Just like the farmers, they will only be able to repay the loan in years three to five, before repaying both the principal and the interest from year six to ten.

The Australian Government's regional investment company will be charged with assessing whether a farmer or a small business in a drought-affected community should be eligible for the loan.

Farmers in drought-affected communities (owned at Bollon in Queensland, photo) are being saved for two-year repayments

Farmers in drought-affected communities (owned at Bollon in Queensland, photo) are being saved for two-year repayments

Farmers in drought-affected communities (owned at Bollon in Queensland, photo) are being saved for two-year repayments

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Both loan arrangements are expected to cost taxpayers $ 4 billion over a four-year period, depending on demand.

Financing of the loans comes from an existing pool of $ 2 billion within the government financing of the farm.

Morrison said the package was a recognition that the drought was hard, not only for farmers, but also for the cities associated with their fortunes, because graziers and small businesses were forced to look red on their bank accounts.

What is a drought?

The Bureau of Meteorology defines a drought as an acute water shortage based on scarce rain.

The situation is serious when showers are within the lowest 10 percent band of recorded rainfall.

It is serious when the amount of rainfall is the lowest five percent ever.

The weather agency's record shows that the situation is particularly bad in New South Wales west of the Great Dividing Range.

Water flows to the Macquarie and Namoi valleys are the lowest ever, with rainfall at the worst level since 1920.

"We also know that the drought has been tough for small businesses that rely on agriculture," he said.

& # 39; Shaving contractors, harvesters and suppliers of livestock transport have seen their sales rise and in many cases struggle with survival.

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& # 39; Rural communities cannot function without these small businesses, so we step in to provide this additional support. & # 39;

Morrison said the interest-free loans were designed to help farmers buy hay, transport their livestock, restore their fenders, and refinance their existing debt.

& # 39; Our drought plan has not been established and forgotten, & # 39; he said.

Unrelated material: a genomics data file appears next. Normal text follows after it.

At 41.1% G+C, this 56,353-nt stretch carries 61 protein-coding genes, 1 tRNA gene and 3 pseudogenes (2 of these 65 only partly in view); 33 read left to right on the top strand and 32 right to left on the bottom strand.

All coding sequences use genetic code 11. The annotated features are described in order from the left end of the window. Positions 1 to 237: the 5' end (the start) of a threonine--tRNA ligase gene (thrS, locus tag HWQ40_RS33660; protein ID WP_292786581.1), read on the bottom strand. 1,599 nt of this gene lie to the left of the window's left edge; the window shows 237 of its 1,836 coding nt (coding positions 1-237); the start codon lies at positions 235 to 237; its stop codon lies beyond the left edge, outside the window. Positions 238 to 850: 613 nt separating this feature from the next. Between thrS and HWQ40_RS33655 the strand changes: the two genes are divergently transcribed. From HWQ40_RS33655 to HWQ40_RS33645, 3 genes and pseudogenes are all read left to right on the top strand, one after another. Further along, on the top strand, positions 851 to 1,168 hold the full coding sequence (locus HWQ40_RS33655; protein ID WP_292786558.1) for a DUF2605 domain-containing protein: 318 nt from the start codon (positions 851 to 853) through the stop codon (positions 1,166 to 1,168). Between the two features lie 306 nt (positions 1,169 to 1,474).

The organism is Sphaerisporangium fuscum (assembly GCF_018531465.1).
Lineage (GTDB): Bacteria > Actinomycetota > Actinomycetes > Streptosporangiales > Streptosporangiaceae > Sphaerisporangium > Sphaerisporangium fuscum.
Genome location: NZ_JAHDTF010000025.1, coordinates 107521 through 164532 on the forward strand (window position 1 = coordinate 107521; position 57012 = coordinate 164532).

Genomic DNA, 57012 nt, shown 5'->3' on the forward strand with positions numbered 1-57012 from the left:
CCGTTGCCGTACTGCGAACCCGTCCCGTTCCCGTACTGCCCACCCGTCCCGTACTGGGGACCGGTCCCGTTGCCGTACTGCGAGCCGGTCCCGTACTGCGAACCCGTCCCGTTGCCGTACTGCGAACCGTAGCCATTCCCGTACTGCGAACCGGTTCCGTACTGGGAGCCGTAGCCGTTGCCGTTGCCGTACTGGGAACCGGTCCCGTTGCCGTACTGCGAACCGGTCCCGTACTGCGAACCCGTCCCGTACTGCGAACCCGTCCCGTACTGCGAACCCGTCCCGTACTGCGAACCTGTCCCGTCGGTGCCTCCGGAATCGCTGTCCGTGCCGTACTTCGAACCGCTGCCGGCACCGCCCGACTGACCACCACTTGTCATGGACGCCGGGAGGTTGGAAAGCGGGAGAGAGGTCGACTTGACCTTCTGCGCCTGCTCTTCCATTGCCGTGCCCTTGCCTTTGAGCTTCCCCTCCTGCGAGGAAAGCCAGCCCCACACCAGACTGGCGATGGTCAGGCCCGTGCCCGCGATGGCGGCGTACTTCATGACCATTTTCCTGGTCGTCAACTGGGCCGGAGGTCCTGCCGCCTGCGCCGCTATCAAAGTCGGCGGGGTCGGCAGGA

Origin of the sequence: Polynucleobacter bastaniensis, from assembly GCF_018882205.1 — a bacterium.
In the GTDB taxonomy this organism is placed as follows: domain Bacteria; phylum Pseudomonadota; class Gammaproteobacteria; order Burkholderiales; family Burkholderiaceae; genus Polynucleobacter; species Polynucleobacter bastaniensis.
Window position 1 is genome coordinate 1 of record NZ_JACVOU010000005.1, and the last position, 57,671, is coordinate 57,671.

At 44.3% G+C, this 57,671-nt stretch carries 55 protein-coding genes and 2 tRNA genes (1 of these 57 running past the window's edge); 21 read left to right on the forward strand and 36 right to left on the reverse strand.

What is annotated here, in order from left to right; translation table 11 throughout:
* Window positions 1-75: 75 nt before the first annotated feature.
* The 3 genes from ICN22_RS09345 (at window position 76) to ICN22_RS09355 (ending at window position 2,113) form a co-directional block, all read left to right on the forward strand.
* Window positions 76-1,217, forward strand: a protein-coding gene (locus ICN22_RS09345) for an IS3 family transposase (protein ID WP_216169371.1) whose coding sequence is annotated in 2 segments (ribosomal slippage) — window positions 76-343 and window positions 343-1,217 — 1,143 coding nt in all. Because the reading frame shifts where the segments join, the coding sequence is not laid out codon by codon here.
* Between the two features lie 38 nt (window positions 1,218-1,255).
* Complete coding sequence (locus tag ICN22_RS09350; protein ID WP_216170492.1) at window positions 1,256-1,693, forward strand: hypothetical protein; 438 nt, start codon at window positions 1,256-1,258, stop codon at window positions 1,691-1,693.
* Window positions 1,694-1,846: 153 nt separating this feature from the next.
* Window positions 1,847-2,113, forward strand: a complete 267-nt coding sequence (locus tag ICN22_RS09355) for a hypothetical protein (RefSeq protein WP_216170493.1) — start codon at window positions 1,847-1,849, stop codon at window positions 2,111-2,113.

& # 39; We have been back on the ground listening to farmers and their communities, and this package is a direct response to their feedback. & # 39;

More than 99 percent of New South Wales is still in drought, with more than a third – or 34.7 percent – of the state suffering from an intense drought.

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The dam levels are at a dangerously low level, with the Keepit reservoir in the central west of the state with only 0.8 percent of the capacity.

The Burrendong dam is only 3.7 percent.

More than 99 percent of New South Wales is still in drought, with more than a third - or 34.7 percent - of the state suffering from an intense drought

More than 99 percent of New South Wales is still in drought, with more than a third - or 34.7 percent - of the state suffering from an intense drought

More than 99 percent of New South Wales is still in drought, with more than a third – or 34.7 percent – of the state suffering from an intense drought

The situation is that poor towns and villages, including Dubbo, have tightened their water restrictions.

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The residents there and in Orange are not expected to have any drinking water in the middle of next year.

The Morrison government raises funding to help drought-stricken farmers a month after former Nationals leader and vice-prime minister Barnaby Joyce suggested drought-stricken farmers should consider leaving the country if they had not made a profit in ten years .

A 2017 University of Melbourne research report concluded that Australia suffered the worst drought in 400 years, based on a reconstruction of 800 years of seasonal rainfall patterns.

The Bureau of Meteorology has described the drought in Southeast Australia as the worst in nearly 100 years.

Precipitation levels in the Murray-Darling Basin, west of the Great Dividing Range, have been at the lowest level since at least 1920.